DCs should embrace the power of water to increase cooling efficiencies

DC facilities looking to tighten their belts should explore liquid cooling.


With power consumption at an all-time high, organisations need to move past their ‘data centre hydrophobia’ and embrace innovations in liquid cooling to usher in greater efficiencies within the DC environment. According to the Green Grid, doing so can reduce energy usage, improve IT equipment (ITE) performance, and decrease total cost of ownership (TCO).



Today there are 4.9 billion connected devices globally, according to Gartner, and Cisco has forecast that this figure will increase to 50 billion by 2020. This rising connectivity creates more data that needs to be stored, meaning that one of the greatest future challenges within the data centre industry will be improving energy efficiency and reducing operating costs.





As data centre facilities can do little to influence the rising rate of data consumption, Roel Castelein, EMEA Marketing Chair at the Green Grid, suggests organisations should embrace liquid cooling to improve overall efficiency.





He explains: “There’s no escaping it, data volumes are growing and doing so at an exponential rate. While data centres have successfully adapted to support growing data exchanges - by offering scalable power and cooling systems to allow servers to consistently perform and prevent downtime - efficiency remains a key choke point. Fortunately, many new liquid cooling technical developments and products have entered the market, with the potential to offer facilities significant efficiency gains.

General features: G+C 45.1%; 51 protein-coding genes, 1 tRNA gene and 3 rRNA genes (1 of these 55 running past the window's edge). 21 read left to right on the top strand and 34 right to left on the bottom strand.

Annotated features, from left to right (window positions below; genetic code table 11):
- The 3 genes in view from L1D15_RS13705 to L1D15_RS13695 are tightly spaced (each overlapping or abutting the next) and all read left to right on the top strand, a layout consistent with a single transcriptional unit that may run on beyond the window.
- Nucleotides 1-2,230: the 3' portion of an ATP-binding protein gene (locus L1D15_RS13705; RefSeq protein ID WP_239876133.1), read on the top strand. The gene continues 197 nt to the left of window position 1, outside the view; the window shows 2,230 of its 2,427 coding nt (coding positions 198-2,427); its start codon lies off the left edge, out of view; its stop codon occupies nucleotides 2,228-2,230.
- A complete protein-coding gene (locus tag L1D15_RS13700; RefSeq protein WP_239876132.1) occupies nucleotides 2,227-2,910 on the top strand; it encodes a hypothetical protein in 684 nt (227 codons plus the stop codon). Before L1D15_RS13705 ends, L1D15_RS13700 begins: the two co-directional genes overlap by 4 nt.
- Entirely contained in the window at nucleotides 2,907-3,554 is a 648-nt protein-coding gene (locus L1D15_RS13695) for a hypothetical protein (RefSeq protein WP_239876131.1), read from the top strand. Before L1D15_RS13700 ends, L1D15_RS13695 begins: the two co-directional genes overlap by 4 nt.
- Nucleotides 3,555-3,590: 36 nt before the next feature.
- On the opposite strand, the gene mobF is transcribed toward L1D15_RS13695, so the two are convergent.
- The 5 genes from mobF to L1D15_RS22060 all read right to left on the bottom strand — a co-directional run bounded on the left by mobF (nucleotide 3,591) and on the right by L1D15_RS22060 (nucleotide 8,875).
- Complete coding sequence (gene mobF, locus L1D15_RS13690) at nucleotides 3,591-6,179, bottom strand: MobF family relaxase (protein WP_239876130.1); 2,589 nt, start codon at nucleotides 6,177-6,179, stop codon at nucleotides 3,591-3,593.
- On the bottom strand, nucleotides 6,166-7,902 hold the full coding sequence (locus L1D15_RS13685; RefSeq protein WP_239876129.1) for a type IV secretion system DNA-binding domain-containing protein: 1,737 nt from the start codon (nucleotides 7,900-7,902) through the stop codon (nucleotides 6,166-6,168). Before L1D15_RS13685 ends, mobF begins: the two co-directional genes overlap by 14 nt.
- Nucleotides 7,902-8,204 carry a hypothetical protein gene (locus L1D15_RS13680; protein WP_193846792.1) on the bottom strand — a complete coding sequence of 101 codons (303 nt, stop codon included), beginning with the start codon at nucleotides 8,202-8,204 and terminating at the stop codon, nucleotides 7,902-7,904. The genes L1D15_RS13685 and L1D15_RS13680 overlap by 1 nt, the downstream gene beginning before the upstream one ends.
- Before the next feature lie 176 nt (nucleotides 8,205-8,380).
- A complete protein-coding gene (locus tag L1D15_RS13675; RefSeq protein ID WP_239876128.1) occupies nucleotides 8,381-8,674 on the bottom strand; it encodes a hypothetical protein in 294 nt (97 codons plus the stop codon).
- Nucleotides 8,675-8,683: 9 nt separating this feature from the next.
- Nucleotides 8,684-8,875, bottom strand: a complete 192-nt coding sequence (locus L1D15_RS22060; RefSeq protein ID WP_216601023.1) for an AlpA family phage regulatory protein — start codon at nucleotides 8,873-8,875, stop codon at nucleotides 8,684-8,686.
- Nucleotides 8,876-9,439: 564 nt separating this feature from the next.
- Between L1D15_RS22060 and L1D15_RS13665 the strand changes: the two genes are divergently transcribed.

“These new developments transcend the power and performance limitations inherent in air-cooled IT hardware, while reducing IT and cooling energy. In practice, they range from simply retrofitting existing major server brands with liquid-cooled heat sinks to implementing complete rack-based systems with integrated coolant distribution units (CDUs). These systems can interface with existing facility system cooling loops, or they can be independent and self-supporting by means of supplemental external heat rejection systems, such as standard fluid coolers.





“There are many reasons for both IT and facilities to explore leveraging the benefits of liquid cooling, not least improved IT performance and a reduction in IT and facility energy usage and space, which results in the overall reduction of total cost of ownership (TCO). And, with liquid cooling becoming more commercially viable, it won’t be long until liquid cooling is one of the most cost-effective options to cool ITE in data centres,” Roel concluded.


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